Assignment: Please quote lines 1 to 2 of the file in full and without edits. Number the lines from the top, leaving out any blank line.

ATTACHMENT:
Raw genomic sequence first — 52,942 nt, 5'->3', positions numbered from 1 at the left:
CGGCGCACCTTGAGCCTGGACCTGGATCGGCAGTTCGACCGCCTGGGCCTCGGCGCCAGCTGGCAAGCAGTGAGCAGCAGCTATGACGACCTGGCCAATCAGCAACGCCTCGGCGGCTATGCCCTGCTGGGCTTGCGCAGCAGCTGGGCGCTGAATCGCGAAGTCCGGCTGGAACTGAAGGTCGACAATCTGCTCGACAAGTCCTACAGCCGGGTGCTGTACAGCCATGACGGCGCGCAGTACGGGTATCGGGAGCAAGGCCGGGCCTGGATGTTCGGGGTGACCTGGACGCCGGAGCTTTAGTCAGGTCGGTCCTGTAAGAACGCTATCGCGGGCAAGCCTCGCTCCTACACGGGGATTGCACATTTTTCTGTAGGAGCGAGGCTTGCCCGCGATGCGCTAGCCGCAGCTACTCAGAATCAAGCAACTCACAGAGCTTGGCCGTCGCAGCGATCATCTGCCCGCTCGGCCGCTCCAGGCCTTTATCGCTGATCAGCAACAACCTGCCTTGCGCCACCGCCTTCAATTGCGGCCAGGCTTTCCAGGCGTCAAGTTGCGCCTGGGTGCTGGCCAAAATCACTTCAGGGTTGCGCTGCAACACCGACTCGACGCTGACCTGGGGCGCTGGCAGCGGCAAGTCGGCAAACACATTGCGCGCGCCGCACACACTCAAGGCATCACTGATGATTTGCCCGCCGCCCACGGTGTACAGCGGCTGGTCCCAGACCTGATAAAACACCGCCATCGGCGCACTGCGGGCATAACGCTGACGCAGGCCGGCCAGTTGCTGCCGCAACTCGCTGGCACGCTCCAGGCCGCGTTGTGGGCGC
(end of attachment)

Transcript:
Raw genomic sequence first — 52,942 nt, 5'->3', positions numbered from 1 at the left:
CGGCGCACCTTGAGCCTGGACCTGGATCGGCAGTTCGACCGCCTGGGCCTCGGCGCCAGCTGGCAAGCAGTGAGCAGCAGCTATGACGACCTGGCCAATCAGCAACGCCTCGGCGGCTATGCCCTGCTGGGCTTGCGCAGCAGCTGGGCGCTGAATCGCGAAGTCCGGCTGGAACTGAAGGTCGACAATCTGCTCGACAAGTCCTACAGCCGGGTGCTGTACAGCCATGACGGCGCGCAGTACGGGTATCGGGAGCAAGGCCGGGCCTGGATGTTCGGGGTGACCTGGACGCCGGAGCTTTAGTCAGGTCGGTCCTGTAAGAACGCTATCGCGGGCAAGCCTCGCTCCTACACGGGGATTGCACATTTTTCTGTAGGAGCGAGGCTTGCCCGCGATGCGCTAGCCGCAGCTACTCAGAATCAAGCAACTCACAGAGCTTGGCCGTCGCAGCGATCATCTGCCCGCTCGGCCGCTCCAGGCCTTTATCGCTGATCAGCAACAACCTGCCTTGCGCCACCGCCTTCAATTGCGGCCAGGCTTTCCAGGCGTCAAGTTGCGCCTGGGTGCTGGCCAAAATCACTTCAGGGTTGCGCTGCAACACCGACTCGACGCTGACCTGGGGCGCTGGCAGCGGCAAGTCGGCAAACACATTGCGCGCGCCGCACACACTCAAGGCATCACTGATGATTTGCCCGCCGCCCACGGTGTACAGCGGCTGGTCCCAGACCTGATAAAACACCGCCATCGGCGCACTGCGGGCATAACGCTGACGCAGGCCGGCCAGTTGCTGCCGCAACTCGCTGGCACGCTCCAGGCCGCGTTGTGGGCGC